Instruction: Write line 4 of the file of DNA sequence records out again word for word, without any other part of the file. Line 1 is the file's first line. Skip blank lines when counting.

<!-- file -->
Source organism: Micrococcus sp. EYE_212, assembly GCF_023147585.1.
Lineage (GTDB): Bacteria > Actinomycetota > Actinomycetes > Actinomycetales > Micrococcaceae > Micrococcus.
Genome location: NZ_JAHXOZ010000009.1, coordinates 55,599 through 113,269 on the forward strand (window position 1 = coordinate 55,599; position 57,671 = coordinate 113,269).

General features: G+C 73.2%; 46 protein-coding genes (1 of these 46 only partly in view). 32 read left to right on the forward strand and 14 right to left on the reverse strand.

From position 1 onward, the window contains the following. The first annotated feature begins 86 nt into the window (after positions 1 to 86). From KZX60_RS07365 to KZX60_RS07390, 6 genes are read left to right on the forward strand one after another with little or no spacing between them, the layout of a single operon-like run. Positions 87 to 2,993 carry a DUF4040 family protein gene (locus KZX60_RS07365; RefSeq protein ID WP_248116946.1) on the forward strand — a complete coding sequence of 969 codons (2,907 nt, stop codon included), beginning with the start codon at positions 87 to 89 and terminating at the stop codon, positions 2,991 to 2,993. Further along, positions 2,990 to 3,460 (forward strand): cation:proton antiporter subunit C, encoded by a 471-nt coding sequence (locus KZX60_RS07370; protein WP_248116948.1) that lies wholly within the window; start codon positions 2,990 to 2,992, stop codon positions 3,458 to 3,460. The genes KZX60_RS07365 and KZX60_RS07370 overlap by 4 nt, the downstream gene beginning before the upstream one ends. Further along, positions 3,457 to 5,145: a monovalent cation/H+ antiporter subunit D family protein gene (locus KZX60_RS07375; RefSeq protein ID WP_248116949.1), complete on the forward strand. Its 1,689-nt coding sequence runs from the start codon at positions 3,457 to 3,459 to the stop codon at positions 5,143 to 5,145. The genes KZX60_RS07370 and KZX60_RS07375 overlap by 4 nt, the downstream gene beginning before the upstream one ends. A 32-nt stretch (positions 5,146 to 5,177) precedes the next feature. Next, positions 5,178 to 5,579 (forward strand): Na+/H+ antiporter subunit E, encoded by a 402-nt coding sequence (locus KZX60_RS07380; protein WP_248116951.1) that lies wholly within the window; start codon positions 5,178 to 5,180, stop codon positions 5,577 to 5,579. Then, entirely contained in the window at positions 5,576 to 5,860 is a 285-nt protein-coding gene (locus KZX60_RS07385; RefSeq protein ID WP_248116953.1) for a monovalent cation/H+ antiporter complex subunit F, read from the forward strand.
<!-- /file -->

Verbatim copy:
General features: G+C 73.2%; 46 protein-coding genes (1 of these 46 only partly in view). 32 read left to right on the forward strand and 14 right to left on the reverse strand.